Aristotle confirms the platonic idea of philosophy as the science par excellence, superior in-depth to all other sciences. The sciences study their subjects within their necessary or more constant characteristics, while philosophy examines them in their most intimate essence, in what they have of substantial and that makes them what they truly are. Therefore, philosophy establishes the foundations of all other sciences. In this specific sense Aristotle defines philosophy as first science or first philosophy or even theology, and places it alongside the other sciences he calls theoretical, mathematics, and physics, but in a privileged position compared to them.

Philosophy as the practice of wisdom

The theme of philosophy as the search and practice of wisdom presents itself in its most specific form in the Epicurean and Stoic schools, and it can also be found in the Cynics, the Cyrenaics, and the Sceptics. The new accent gained by philosophy lies within the assumption that truth exists in the function of the self and that reaching individual happiness (and independence) is the most important objective in life. These philosophies rise in conjunction with the crisis of the ancient city and they express the desire of the individual to retire inside their personal peace. However, philosophy isn’t thus reduced to ethics; Epicureans consider both physics and the canon (theory of knowledge) to be its necessary premises, and even the stoics place logic and physics alongside ethics. Still, the aim is to achieve the happiness-serenity of the individual.

These forms of rational wisdom will soon be overtaken by typically religious wisdom, hence concerning not only happiness but rather individual salvation. And philosophy gains a religious and soteriological nuance: philosophy begins to be identified in religion, since the search for truth doesn’t seem to be achievable through a logical-rational examination, but it tries to be fulfilled in the form of a superior knowledge (γνῶσις) that stems from ineffable and divine realities. A strong religious inspiration crosses Neoplatonism, which will mainly try to present itself as a return to Plato: the transcendence of divinity, the division between the tangible and intangible world, but with a dynamic connection between the two in the context of more profound unity. In the later Neoplatonists, the assimilation of pagan mythology and mysterious, magical rituals will become more and more prominent.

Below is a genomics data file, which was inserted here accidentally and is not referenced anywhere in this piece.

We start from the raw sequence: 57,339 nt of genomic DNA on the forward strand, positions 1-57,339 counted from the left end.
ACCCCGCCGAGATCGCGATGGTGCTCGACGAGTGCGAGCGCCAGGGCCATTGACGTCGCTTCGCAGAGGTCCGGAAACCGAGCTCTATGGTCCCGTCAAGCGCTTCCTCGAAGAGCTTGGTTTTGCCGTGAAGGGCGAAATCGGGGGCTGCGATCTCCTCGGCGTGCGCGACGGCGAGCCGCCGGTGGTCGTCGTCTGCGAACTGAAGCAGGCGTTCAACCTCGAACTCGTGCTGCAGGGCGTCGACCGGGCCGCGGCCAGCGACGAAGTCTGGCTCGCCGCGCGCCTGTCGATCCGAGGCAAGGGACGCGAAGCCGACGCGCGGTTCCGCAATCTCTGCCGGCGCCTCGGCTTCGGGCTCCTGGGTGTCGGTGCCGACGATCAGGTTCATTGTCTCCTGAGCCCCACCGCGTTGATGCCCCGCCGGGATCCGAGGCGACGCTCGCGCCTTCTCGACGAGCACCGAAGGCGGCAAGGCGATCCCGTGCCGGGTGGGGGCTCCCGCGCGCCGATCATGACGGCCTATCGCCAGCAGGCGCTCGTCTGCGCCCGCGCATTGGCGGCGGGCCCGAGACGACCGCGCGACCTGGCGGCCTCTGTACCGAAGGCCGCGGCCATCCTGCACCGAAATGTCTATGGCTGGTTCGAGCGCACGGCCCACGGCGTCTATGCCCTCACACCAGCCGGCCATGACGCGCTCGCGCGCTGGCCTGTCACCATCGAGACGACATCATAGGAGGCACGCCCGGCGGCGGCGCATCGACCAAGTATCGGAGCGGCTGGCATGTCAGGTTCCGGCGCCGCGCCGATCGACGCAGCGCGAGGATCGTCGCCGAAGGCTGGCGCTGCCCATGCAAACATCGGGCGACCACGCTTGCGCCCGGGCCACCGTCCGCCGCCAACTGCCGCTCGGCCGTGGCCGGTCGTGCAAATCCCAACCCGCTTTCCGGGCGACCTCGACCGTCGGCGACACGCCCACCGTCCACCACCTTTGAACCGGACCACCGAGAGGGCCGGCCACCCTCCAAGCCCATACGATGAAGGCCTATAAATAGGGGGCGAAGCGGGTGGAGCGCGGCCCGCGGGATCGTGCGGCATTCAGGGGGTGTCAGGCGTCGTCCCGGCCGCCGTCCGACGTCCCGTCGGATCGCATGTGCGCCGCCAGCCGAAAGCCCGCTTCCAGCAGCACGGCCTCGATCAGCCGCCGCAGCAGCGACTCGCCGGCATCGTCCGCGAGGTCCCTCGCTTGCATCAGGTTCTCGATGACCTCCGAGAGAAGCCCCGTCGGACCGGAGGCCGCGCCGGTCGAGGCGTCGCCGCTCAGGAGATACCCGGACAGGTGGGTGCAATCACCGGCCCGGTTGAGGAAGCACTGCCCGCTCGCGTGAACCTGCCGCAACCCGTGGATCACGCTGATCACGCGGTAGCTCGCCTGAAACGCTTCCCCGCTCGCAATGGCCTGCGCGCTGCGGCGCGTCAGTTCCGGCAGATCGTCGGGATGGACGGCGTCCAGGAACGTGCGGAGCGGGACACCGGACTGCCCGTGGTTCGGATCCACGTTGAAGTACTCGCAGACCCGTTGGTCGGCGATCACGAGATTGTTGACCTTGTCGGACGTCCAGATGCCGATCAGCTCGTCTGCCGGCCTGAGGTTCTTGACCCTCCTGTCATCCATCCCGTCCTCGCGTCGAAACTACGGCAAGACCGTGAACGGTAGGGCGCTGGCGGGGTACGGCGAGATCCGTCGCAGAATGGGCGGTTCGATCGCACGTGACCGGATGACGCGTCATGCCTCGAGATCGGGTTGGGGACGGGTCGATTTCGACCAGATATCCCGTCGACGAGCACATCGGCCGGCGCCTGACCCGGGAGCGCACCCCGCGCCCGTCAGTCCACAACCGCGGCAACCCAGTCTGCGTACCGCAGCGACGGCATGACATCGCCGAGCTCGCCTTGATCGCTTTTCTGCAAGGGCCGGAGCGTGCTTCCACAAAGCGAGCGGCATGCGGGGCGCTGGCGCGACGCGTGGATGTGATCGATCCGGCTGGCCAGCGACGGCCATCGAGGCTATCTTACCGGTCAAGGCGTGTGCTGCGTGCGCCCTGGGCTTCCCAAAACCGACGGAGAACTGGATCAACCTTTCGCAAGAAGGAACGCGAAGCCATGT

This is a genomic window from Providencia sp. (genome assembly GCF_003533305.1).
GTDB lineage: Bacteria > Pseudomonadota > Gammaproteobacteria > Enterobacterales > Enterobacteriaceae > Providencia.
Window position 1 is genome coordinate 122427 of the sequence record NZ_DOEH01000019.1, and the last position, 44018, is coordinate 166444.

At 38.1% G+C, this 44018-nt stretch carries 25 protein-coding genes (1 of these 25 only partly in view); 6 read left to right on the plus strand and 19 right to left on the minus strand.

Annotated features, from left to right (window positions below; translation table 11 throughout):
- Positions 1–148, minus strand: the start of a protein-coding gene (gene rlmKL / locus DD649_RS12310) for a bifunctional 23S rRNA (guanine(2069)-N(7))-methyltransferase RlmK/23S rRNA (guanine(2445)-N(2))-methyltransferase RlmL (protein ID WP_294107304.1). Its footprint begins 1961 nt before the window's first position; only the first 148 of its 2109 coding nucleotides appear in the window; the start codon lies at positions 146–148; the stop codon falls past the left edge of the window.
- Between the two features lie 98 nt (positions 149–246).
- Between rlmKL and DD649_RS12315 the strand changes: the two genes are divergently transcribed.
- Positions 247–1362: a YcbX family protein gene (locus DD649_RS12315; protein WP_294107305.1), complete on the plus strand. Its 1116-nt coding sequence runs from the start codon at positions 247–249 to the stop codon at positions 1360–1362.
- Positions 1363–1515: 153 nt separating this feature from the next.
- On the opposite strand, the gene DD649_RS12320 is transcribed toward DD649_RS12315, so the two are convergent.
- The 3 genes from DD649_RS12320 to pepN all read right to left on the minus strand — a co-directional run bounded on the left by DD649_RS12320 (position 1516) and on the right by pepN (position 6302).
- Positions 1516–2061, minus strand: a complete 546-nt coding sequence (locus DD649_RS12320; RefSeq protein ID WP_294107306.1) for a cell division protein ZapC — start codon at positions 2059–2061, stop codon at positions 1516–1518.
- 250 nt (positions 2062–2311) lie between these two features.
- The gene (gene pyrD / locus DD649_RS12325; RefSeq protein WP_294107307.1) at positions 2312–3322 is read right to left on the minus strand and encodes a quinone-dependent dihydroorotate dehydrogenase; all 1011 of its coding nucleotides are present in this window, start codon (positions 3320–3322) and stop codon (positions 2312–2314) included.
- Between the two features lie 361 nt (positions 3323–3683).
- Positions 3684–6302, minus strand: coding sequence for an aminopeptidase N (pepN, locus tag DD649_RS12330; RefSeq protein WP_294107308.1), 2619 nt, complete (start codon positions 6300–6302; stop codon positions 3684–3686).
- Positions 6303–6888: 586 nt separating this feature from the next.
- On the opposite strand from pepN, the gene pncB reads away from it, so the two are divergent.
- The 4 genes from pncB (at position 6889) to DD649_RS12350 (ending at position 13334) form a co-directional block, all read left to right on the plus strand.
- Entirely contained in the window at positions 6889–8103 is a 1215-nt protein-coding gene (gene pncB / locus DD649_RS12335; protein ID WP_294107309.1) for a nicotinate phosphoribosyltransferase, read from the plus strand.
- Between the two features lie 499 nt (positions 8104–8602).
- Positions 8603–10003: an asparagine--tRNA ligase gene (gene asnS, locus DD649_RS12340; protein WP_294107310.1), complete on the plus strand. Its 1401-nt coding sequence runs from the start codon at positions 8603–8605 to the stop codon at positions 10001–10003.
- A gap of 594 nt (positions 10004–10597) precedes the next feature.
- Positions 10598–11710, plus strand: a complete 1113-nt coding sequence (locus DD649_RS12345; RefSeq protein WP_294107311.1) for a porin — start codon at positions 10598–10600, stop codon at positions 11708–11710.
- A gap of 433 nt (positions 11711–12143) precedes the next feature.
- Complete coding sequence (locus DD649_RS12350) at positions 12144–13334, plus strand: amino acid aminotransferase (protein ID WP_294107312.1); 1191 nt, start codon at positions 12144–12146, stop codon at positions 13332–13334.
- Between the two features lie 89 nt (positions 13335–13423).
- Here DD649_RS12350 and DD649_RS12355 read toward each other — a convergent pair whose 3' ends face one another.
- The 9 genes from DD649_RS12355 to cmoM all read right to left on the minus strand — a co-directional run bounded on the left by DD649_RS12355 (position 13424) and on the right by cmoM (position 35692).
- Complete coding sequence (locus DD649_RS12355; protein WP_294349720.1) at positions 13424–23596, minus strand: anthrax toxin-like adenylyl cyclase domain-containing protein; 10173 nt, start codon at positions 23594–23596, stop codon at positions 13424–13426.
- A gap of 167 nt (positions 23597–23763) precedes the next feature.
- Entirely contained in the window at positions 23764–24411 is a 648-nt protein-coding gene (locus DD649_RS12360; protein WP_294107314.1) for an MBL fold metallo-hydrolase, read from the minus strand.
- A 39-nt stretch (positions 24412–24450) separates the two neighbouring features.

Humanism and Renaissance

With Humanism and the Renaissance, philosophy continues to be a form of totalizing knowledge; however, its accent changes, because it begins to assume those characteristics of mundanity that are generally thought of when we speak of modern thought. As such, it is essentially focused on the earth, the individual, the historian, all interests obviously not absent in medieval philosophy and culture, but clearly surpassed by the interest in the transcendent. Nor, on the other hand, can one say that the philosophy of Humanism and the Renaissance is an irreligious philosophy. But religious necessity springs from the very dignity of the man himself, from his excellence before other creatures, from his centrality in the universe, from his being made in the image of God. The new attitude is manifested in the rediscovery of the classics, in the controversy against scholastic logic, in the controversy against theological dispute. The rediscovery of the classics is not a simple philological rediscovery, but more importantly their ‘imitation’ and at the same time the creation of a new ideal of life, taken from those models.

The polemic against scholastic (and Aristotelian) logic is configured as a polemic against an abstract discipline, in the sense of being artificial and useless for research. The polemic against theological dispute is also polemic against insubstantial and gratuitous mental contrivances. These forms of ‘abstractness’ are contrasted on the one hand by attempts at different logics, closer to the concrete processes of the mind and the psychological knowledge of man, and on the other by the concrete religious experience as lived by the believer. In this way, the principle of tolerance is affirmed, deduced from the importance of the characteristics common to the various faiths and from the inessentiality of the differential and contrasting elements.

From existentialism to hermeneutics

No less and even more vigorously than Husserl, M. Heidegger polemicizes with objective and calculating thinking. In Being and Time, he shows how conceptual abstractions presuppose lived experiences, of which those abstractions are the no longer living derivatives. The second phase of his philosophy is also characterized by the polemic against objectivist thinking (metaphysics and the scientific spirit).